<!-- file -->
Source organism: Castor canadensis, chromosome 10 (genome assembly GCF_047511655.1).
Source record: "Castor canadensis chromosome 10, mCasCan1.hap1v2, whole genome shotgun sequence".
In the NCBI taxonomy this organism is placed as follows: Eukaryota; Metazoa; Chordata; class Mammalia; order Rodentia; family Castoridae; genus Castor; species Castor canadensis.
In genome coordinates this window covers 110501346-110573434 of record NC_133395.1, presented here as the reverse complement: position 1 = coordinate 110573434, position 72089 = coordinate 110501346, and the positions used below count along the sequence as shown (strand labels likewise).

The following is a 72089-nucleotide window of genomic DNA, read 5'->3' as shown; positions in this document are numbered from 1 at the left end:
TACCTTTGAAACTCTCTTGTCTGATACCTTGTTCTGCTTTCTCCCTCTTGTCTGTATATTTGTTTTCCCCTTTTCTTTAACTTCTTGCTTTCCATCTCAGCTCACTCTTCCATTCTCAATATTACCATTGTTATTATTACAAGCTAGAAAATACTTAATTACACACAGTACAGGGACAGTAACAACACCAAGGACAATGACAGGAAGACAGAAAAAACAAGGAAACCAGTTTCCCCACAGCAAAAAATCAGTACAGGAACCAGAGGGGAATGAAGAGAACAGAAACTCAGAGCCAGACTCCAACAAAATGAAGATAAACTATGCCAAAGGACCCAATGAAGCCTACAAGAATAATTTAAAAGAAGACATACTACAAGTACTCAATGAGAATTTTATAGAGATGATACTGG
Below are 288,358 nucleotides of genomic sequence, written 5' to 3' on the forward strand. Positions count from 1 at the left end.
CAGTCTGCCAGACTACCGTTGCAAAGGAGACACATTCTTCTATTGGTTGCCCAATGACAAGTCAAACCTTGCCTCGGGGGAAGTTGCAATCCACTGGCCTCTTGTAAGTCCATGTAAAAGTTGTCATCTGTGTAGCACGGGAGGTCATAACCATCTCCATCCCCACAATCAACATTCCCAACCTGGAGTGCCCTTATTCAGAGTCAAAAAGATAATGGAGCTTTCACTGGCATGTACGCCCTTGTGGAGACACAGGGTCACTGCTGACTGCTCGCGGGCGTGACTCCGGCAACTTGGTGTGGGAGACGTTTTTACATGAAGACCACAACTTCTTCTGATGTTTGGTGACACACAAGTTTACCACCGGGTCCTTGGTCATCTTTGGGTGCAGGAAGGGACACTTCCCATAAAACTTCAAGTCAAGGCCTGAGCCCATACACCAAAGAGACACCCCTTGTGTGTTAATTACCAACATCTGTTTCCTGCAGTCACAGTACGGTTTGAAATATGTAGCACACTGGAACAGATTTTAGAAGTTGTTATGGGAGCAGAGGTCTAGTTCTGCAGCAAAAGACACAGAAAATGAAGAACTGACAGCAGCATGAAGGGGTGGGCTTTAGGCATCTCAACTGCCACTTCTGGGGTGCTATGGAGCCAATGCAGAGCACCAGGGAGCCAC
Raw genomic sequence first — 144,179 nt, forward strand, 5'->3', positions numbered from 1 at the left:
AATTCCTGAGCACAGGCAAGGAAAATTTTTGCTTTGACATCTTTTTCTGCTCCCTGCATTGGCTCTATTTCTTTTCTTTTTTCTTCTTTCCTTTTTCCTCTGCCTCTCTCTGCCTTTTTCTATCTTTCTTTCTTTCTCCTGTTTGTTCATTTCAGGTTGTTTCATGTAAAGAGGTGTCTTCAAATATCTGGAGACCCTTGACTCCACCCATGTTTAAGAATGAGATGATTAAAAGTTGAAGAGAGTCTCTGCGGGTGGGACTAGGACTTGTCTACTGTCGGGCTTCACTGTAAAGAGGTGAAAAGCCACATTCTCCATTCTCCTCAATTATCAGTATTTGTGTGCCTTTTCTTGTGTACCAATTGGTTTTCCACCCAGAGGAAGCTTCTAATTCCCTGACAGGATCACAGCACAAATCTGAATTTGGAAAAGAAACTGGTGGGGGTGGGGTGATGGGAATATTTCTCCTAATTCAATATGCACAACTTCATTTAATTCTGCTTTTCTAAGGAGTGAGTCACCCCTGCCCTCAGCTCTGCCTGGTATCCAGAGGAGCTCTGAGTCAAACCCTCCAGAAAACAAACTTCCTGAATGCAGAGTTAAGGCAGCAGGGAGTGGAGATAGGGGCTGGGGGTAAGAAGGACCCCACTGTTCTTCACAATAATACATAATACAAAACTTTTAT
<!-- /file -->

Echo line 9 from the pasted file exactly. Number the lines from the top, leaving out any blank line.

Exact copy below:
Raw genomic sequence first — 144,179 nt, forward strand, 5'->3', positions numbered from 1 at the left: